Bali has thousands of temples and tens of thousands of shrines. None of them rise to the exalted levels of Indian Hindu architecture, but some are worth seeing. Besakih continues to be the Mother Temple, the most venerated place on the island, occupying a spectacular site high on a mountain with views of the fertile island stretching below it to the sea. You can't enter the temple precincts, which are reserved for worshipers, but you can peer over the walls of Pura Penataran Agung (the main temple dedicated to Shiva the Destroyer) at its starkly beautiful black meru, or pagodas.
Unfortunately you have to run a gauntlet of souvenir stalls and be hassled by unofficial guides, who stick to you like glue and have no real information to offer. This is not a problem elsewhere in mild-mannered Bali. It is easy to get templed-out, surfeited by all those split gateways, thatched shrines, pop-eyed deities and holy serpents. If your interests include bats as well, what may be the most disagreeable shrine in all Indonesia awaits you on the southern coast of Bali—Pura Goa Lawah, famed for the cave in the cliff behind it, whose roof is a roosting place for myriads of fruit bats. They are so densely packed that you can't see the rock to which they cling, and the stench of their holy guano is overpowering. The cave is, needless to say, immensely popular with tourists.
There are better places to go. One is in Klungkung, the regional capital east of Denpasar. Its Semara Pura, or royal palace, was largely torn down after a battle between Dutch soldiers and the Balinese court in 1908, leaving only a redbrick gate and two pavilions. But these are must sees for anyone with an interest in traditional Balinese art because their ceilings are decorated with the island's only surviving examples of classical wayang-style painting, heavily restored but dating originally from about 1710.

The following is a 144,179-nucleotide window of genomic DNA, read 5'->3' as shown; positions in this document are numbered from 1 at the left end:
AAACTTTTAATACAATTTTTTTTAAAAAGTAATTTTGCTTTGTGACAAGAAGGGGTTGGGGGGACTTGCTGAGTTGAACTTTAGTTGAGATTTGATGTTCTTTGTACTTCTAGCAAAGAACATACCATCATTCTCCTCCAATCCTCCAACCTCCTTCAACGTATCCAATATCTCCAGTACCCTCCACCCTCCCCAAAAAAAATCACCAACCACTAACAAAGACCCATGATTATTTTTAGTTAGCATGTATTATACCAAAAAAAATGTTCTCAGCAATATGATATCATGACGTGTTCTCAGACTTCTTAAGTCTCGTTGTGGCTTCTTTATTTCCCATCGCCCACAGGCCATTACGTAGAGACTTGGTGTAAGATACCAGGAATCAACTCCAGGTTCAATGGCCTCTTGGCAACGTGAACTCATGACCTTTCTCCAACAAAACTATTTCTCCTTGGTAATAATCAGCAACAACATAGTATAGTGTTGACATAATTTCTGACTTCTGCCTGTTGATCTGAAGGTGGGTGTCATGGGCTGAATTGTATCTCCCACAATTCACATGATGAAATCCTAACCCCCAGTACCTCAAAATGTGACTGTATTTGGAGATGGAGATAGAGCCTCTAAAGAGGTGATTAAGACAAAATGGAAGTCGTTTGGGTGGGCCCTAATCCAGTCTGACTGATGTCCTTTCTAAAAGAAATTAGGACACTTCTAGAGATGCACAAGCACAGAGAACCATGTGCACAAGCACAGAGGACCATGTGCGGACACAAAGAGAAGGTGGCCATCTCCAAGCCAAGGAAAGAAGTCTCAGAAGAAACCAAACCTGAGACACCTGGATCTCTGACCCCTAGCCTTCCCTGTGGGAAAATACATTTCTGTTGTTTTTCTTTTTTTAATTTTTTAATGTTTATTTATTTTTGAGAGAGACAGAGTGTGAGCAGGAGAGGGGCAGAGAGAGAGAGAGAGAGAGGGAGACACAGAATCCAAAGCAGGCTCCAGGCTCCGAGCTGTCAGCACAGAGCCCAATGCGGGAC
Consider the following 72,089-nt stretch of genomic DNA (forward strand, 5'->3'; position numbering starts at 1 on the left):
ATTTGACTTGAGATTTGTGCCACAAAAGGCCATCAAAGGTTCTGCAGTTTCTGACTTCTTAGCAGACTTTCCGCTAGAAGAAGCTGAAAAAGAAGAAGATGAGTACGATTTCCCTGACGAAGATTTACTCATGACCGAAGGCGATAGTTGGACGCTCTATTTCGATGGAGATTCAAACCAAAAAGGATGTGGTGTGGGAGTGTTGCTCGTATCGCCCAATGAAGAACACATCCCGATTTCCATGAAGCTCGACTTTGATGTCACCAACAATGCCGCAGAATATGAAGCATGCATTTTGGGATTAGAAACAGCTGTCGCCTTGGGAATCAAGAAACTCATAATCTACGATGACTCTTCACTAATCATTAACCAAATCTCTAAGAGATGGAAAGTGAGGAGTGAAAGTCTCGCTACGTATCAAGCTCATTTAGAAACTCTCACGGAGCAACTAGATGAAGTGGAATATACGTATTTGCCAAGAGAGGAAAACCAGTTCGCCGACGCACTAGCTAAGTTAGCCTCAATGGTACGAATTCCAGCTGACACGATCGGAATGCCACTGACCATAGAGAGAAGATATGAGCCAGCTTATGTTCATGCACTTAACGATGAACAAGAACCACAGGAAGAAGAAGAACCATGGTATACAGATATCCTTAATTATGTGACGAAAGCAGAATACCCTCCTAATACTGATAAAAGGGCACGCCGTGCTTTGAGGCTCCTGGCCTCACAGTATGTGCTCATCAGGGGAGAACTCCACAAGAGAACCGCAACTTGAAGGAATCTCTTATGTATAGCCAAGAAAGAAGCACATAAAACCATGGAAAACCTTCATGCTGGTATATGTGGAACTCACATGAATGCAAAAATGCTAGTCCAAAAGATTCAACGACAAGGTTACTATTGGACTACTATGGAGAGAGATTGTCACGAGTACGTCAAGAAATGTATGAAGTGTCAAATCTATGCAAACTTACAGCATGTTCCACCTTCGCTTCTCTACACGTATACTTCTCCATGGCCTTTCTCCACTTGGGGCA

It is good that these old paintings have been preserved because the one thing you are unlikely to find anywhere else in Bali is a genuine antique. The junk shops—sorry, antique stores—of Bali today are denuded. The reason is simply tourism: those million-footed tides washing through, picking the island clean. By law, anything more than twenty-five years old has to have an exit permit to leave the island. This scarcely seems a hardship, since little that isn't nailed down or rooted in the ground is more than twenty-five years old. The Balinese themselves make no bones about this: Everywhere, you see signs proclaiming finest antiques made to order.
Bali is said to be a "shopper's paradise." You may or may not find it so. Most of the "batik" on sale in the markets, for instance, is not batik at all, handmade by the traditional wax-resistant dyeing process. Instead, it is ordinary machine-printed cloth in batik-style designs, mainly imported from Java—pretty enough but not a patch on the real thing. I was so numbed by the quasi-industrial repetition of junk that the only things I brought back to New York were some delightful hand-painted kites made in the village of Celuk.
If, on the other hand, you fancy massive teakwood furniture, Bali is certainly the place to get it cheap, and there are plenty of reliable shippers. Next to repairing those little motorcycles, storefront furniture making is the most public industry on Bali, and with the rupiah at about 8,100 to the dollar, you can hardly go wrong—if you really want your living room to look like the veranda of some long-gone Dutch colonial administrator, replete with woven rattan baskets and lurid polychrome figures of Hindu deities. But it might be easier just to take back your memories, your photos and your scorecards, especially since no one will let you on the plane with a durian. I know; I tried.